New class of antibiotics may lead to therapy for drug-resistant tuberculosis

Researchers are hot on the trail of a whole new class of broad-spectrum antibiotics, according to a new report in the October 17th issue of the journal Cell, a Cell Press publication.

The discovery holds promise at a time when a quarter of all deaths worldwide are the result of bacterial infectious diseases, and yet more and more disease-causing bacteria are growing resistant to currently available antibiotics. What’s more, the antibiotics under study in this report may offer a more effective and shorter course of treatment for tuberculosis (TB), a disease that is carried by one in three people in the world and that is particularly difficult to treat with today’s antibiotics. Continue reading “New class of antibiotics may lead to therapy for drug-resistant tuberculosis”

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Researchers identify Achilles heel of common childhood tumor

Researchers have discovered a mechanism for the rapid growth seen in infantile hemangioma, the most common childhood tumor.

The tumors, which are made up of proliferating blood vessels, affect up to 10 percent of children of European descent, with girls more frequently afflicted than boys. The growths appear within days of birth—most often as a single, blood-red lump on the head or face—then grow rapidly in the ensuing months. The development of infantile hemangioma slows later in childhood, and most tumors disappear entirely by the end of puberty. However, while the tumors are benign, they can cause disfigurement or clinical complications. This new research offers hope for the most severe of these cases, pointing at a potential, non-invasive treatment for the condition. Continue reading “Researchers identify Achilles heel of common childhood tumor”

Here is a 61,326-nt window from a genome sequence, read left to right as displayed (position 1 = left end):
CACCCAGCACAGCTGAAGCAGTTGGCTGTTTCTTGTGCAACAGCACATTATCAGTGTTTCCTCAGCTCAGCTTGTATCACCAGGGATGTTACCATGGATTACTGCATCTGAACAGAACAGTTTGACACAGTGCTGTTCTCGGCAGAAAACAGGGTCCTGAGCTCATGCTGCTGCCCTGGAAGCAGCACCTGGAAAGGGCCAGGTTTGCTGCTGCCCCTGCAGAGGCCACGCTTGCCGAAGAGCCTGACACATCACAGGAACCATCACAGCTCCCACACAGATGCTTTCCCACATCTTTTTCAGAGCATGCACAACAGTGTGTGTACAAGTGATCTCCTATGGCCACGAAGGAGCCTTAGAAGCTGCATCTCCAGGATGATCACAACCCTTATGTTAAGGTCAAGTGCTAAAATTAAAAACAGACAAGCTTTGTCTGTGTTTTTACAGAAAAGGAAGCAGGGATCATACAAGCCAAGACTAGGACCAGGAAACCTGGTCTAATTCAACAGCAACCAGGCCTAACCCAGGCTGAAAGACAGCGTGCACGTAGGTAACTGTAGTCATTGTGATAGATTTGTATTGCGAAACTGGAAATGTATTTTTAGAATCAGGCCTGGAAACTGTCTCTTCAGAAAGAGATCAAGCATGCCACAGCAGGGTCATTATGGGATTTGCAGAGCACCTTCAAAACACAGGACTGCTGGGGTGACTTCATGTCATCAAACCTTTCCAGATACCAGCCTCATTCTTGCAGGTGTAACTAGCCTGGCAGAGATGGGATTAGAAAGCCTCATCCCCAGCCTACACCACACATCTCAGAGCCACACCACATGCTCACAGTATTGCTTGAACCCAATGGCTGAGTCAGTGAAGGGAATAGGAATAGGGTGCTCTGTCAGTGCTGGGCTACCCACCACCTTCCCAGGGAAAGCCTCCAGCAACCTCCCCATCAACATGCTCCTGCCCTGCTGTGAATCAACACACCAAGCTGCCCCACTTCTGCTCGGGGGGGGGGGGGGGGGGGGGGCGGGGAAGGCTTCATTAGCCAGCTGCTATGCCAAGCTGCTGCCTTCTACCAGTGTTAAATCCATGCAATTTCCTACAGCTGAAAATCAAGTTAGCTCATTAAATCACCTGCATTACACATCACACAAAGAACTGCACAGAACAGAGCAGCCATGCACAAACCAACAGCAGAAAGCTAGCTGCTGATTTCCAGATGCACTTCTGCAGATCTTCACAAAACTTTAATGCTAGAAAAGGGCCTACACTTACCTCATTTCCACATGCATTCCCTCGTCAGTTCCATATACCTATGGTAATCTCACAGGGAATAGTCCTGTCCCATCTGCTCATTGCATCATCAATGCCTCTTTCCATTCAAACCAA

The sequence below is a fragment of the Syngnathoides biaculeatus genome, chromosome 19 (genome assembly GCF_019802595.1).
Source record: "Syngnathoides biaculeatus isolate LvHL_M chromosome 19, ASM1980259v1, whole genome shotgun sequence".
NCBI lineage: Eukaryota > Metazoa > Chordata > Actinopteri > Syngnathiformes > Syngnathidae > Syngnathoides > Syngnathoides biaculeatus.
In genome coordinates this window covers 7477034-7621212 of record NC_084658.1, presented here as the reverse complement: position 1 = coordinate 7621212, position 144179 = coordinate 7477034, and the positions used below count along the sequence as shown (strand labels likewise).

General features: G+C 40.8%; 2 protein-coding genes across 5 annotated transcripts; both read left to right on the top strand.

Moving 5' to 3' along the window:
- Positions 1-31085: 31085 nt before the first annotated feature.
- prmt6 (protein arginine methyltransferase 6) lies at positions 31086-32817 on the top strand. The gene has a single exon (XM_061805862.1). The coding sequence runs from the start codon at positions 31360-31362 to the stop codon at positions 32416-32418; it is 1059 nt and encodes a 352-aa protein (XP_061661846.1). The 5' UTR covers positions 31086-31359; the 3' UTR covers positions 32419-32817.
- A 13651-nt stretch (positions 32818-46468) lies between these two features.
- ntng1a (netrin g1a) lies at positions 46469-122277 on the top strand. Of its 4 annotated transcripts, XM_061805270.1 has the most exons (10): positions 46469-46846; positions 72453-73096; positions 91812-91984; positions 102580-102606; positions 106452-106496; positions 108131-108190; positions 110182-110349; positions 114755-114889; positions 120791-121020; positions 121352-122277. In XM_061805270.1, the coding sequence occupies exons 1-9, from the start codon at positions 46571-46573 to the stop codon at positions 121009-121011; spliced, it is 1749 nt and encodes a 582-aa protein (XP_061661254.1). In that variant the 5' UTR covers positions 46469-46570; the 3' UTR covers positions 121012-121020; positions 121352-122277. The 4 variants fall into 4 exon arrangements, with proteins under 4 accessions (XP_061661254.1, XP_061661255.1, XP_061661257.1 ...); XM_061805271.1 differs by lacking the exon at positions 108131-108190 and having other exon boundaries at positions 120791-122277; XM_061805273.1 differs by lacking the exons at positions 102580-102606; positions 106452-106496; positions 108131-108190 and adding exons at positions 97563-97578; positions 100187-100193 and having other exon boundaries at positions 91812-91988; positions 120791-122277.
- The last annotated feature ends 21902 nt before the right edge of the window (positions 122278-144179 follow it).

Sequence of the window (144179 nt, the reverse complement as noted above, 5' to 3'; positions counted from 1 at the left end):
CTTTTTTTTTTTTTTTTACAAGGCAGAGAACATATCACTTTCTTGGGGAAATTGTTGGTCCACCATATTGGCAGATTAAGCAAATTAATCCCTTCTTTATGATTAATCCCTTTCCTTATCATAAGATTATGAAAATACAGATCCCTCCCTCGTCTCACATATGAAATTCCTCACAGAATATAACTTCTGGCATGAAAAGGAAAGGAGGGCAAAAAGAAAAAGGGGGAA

Computer model reveals cells’ inner workings

After spending years developing a computational model to help illuminate cell signaling pathways, a team of MIT researchers decided to see what would happen if they “broke” the model.

The results, reported in the Oct. 17 issue of the journal Cell, reveal new ways in which cells process chemical information and could indicate how to maximize the effectiveness of disease treatments such as chemotherapy. Continue reading “Computer model reveals cells’ inner workings”

Could Dr. House be replaced by a computer?

Scientists know that different normal and diseased tissues behave differently. But a method that tells them just how they do so may one day give medical science a new way to fight obesity, hypertension, diabetes and other dangerous disorders of the metabolism.

Until now, scientists had to rely on basic observations at the cellular level, since they lacked information about the metabolic processes of individual organs, such as the liver, heart and brain.

But a new computational approach developed by computer scientists Tomer Shlomi, Moran Cabili and Prof. Eytan Ruppin from the Blavatnik School of Computer Science at Tel Aviv University may help science gain a clearer overall picture of the metabolic processes in our different tissues. Continue reading “Could Dr. House be replaced by a computer?”

Border control: Study shows how proteins permit entry to a cell

The means by which proteins provide a ‘border control’ service, allowing cells to take up chemicals and substances from their surroundings, whilst keeping others out, is revealed in unprecedented molecular detail for the first time today (16 October) in Science Express. Continue reading “Border control: Study shows how proteins permit entry to a cell”

Emotion and scent create lasting memories – even in a sleeping brain

When French memoirist Marcel Proust dipped a pastry into his tea, the distinctive scent it produced suddenly opened the flood gates of his memory.

In a series of experiments with sleeping mice, researchers at the Duke University Medical Center have shown that the part of the brain that processes scents is indeed a key part of forming long-term memories, especially involving other individuals. Continue reading “Emotion and scent create lasting memories – even in a sleeping brain”